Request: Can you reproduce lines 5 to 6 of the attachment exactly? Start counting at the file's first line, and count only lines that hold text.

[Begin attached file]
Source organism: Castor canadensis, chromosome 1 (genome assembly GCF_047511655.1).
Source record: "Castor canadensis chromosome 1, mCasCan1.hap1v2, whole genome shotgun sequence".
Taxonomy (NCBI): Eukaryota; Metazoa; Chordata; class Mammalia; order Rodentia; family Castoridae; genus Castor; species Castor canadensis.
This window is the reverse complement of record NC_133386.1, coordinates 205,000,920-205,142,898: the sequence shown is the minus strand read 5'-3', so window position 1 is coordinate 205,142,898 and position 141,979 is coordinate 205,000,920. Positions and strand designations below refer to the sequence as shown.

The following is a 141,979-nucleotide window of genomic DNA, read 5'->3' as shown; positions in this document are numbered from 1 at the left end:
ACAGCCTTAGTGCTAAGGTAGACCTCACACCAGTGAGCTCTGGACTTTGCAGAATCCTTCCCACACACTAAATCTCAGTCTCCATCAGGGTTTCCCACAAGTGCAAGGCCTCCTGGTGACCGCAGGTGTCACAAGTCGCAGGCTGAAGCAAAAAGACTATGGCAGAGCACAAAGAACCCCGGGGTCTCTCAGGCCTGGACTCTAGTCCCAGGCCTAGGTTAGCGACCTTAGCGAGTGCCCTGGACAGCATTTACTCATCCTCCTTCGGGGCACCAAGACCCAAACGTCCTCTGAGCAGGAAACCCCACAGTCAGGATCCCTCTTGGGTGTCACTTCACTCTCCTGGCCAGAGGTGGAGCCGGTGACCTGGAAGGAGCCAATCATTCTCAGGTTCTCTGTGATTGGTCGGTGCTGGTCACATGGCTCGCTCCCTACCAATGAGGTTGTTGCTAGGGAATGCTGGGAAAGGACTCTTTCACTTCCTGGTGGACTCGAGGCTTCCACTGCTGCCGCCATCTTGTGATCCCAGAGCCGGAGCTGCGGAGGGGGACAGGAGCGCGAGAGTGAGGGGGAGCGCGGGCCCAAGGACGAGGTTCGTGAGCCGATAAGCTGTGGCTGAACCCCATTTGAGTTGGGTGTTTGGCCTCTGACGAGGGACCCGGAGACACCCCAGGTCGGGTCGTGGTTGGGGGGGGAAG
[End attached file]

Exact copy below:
The following is a 141,979-nucleotide window of genomic DNA, read 5'->3' as shown; positions in this document are numbered from 1 at the left end:
ACAGCCTTAGTGCTAAGGTAGACCTCACACCAGTGAGCTCTGGACTTTGCAGAATCCTTCCCACACACTAAATCTCAGTCTCCATCAGGGTTTCCCACAAGTGCAAGGCCTCCTGGTGACCGCAGGTGTCACAAGTCGCAGGCTGAAGCAAAAAGACTATGGCAGAGCACAAAGAACCCCGGGGTCTCTCAGGCCTGGACTCTAGTCCCAGGCCTAGGTTAGCGACCTTAGCGAGTGCCCTGGACAGCATTTACTCATCCTCCTTCGGGGCACCAAGACCCAAACGTCCTCTGAGCAGGAAACCCCACAGTCAGGATCCCTCTTGGGTGTCACTTCACTCTCCTGGCCAGAGGTGGAGCCGGTGACCTGGAAGGAGCCAATCATTCTCAGGTTCTCTGTGATTGGTCGGTGCTGGTCACATGGCTCGCTCCCTACCAATGAGGTTGTTGCTAGGGAATGCTGGGAAAGGACTCTTTCACTTCCTGGTGGACTCGAGGCTTCCACTGCTGCCGCCATCTTGTGATCCCAGAGCCGGAGCTGCGGAGGGGGACAGGAGCGCGAGAGTGAGGGGGAGCGCGGGCCCAAGGACGAGGTTCGTGAGCCGATAAGCTGTGGCTGAACCCCATTTGAGTTGGGTGTTTGGCCTCTGACGAGGGACCCGGAGACACCCCAGGTCGGGTCGTGGTTGGGGGGGGAAG